Publishers and agents will sometimes ask a writer about his or her branding. They want to know what the marketability of the writer is. What the backstory is. They want to know what the publicity angle will be for a book. And, more often than not, they want the writer to provide this information, if not to develop the entire plan.

Publishers expect writers to develop their presence in the marketplace. Facebook and Twitter have become, in some cases, as much advertising spaces as social networking sites. The vast majority of writers have blogs. Obviously, I’m one of them.

Let’s be clear, I enjoy blogging. For me, it’s a way of publishing ‘essays’ without a middleman and a way of connecting with readers. And my blogs are sometimes about the books I write, but also about issues of faith and addiction. Is that advertising myself as a writer? I suppose so, since I do hope my writing here might spur some interest in my fiction and that, perhaps, you’ll buy a book. (I assume you have noticed the link to Amazon, yes?) So what I am about to say should be considered through this lens.

And what, you ask, am I about to say? Well, as a writer I admit to being somewhat disturbed by the emphasis some publishers and agents place on writers for their own marketing and publicity.
Ambition’s frantic pace, we are told, is a good thing. Publishers inform their ‘stable’ of writers that they must Twitter (God help me) that they need blogs, like this one, and Facebook pages, and fan pages. Every book now apparently needs an accompanying video on Youtube. I have one friend who has produced tee-shirts for his book. Writers are ‘encouraged’ to set up their own reading tours, and to ‘cross-market’ and brand themselves, which sounds hideously painful. Yesterday a friend told me of a well-known writer of her acquaintance who, in spite of being published by a large publishing house, felt obliged to hire an independent publicist who booked a whistle-stop promotional tour for him, for which the writer also provided the funds – gas and hotel rooms and food and so forth.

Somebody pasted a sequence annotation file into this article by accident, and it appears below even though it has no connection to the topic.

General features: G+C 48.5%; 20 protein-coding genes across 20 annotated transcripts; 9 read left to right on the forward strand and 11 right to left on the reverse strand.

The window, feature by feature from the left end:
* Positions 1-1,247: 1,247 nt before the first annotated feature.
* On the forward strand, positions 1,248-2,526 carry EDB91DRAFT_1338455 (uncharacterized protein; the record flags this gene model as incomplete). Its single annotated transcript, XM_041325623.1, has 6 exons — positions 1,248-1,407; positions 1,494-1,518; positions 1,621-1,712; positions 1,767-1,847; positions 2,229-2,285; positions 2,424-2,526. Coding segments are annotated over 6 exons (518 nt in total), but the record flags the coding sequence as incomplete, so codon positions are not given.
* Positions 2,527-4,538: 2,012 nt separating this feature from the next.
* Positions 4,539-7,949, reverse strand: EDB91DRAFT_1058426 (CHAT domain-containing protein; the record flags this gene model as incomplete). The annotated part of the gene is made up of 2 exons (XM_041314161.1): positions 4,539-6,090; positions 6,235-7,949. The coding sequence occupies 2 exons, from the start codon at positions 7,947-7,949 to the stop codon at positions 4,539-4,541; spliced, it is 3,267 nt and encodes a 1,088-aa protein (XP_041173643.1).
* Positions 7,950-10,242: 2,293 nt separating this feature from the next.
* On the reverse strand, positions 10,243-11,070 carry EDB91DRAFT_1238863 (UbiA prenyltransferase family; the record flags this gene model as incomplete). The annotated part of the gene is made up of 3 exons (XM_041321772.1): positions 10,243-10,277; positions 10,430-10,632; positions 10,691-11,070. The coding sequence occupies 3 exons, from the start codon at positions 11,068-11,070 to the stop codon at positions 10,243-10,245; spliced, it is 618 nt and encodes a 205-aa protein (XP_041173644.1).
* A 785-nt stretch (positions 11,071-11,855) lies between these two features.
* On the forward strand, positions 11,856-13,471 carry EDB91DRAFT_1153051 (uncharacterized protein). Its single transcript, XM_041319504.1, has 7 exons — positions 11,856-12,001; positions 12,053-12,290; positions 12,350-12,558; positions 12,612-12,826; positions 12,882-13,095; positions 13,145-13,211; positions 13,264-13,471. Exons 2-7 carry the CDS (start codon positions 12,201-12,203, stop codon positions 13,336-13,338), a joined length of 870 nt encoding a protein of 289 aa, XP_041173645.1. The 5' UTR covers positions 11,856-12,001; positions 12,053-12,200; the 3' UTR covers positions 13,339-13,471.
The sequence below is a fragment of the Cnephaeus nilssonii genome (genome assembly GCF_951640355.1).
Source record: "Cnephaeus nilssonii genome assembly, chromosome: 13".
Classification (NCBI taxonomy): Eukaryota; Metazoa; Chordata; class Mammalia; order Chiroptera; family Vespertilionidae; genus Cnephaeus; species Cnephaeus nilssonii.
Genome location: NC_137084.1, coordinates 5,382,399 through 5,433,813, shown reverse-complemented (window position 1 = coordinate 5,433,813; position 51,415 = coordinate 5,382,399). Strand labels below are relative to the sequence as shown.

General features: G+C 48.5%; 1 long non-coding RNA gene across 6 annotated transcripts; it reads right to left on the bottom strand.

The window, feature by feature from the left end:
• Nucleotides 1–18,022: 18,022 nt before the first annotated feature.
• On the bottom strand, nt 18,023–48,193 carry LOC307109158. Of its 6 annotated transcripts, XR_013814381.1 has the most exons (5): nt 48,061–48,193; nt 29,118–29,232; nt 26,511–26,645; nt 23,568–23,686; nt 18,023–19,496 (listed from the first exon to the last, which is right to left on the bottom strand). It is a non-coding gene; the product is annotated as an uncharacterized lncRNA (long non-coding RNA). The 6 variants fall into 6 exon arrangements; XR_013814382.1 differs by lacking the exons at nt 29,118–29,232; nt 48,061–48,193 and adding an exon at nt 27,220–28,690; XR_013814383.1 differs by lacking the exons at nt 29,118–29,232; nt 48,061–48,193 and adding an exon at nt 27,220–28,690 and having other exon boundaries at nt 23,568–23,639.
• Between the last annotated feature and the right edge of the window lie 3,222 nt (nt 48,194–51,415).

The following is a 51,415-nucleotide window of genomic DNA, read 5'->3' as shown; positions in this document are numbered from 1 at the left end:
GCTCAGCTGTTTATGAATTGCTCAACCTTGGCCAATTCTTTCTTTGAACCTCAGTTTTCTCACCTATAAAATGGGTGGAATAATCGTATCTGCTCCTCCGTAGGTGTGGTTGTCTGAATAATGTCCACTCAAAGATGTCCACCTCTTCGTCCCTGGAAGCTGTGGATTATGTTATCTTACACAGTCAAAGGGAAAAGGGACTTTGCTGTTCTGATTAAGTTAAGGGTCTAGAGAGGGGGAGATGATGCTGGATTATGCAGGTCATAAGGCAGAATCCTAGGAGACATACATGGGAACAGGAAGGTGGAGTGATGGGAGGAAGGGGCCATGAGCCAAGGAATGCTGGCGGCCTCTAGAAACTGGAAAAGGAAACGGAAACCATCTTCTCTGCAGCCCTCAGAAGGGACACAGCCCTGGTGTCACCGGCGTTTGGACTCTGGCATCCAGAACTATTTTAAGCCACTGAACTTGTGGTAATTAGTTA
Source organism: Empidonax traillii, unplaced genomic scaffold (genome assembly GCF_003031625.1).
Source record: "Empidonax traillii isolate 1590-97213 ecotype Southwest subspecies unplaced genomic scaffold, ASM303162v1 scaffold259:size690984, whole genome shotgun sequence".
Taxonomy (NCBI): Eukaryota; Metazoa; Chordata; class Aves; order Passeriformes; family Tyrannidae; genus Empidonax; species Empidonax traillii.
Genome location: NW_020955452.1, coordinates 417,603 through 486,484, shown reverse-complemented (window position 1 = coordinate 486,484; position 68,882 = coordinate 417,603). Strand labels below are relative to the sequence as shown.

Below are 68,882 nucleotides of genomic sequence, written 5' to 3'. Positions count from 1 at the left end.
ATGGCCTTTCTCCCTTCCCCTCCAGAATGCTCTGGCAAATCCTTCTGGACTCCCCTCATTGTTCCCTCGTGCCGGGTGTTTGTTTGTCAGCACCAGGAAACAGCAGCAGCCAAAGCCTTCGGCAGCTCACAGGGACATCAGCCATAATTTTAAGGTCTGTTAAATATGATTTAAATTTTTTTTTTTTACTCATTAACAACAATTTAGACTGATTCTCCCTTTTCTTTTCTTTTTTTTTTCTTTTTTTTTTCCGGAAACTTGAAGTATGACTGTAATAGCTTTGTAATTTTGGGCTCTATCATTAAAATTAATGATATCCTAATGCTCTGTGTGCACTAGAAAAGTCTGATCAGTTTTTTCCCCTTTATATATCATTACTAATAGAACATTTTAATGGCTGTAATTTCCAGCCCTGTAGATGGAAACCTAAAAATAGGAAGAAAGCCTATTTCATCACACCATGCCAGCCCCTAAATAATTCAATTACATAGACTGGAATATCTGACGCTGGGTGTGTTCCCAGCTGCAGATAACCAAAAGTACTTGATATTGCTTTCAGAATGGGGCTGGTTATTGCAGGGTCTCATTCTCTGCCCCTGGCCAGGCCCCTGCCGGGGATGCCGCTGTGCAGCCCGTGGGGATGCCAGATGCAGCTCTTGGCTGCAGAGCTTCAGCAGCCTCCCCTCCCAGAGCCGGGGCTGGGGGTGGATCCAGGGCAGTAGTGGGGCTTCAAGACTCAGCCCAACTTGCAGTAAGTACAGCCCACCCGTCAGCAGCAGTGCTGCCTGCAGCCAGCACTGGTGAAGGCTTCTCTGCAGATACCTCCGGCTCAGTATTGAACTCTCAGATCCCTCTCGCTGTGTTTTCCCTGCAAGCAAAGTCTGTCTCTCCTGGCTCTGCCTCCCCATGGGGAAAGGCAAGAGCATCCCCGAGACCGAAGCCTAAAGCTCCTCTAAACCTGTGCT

Do I need one of these for my next book?

Perhaps I date myself here, but I always thought that sort of thing was the publisher’s job, no? My job, as a writer, is to produce the very best book I can — which takes years of daily work. If you worked out the hourly pay of a fiction writer, well, I expect you’d take up another profession. Apart from that, I accept that in these times I must also make my self available for interviews of various sorts, for readings, for book fairs and festivals, and for signings. I must be presentable, pleasant, sober and be willing to travel. And unless I am a hugely successful international author, I can expect that travel to be more Motel 8 than Ritz-Carleton. Fair enough. Although book tours can be stressful, they can also be extremely rewarding. I find meeting readers a wonderful experience, since so much of my working life is spent in isolation, unsure if, in fact, anything I’m doing is worthwhile in any way. (Writer’s doubts — I’ll do another blog on that one day.)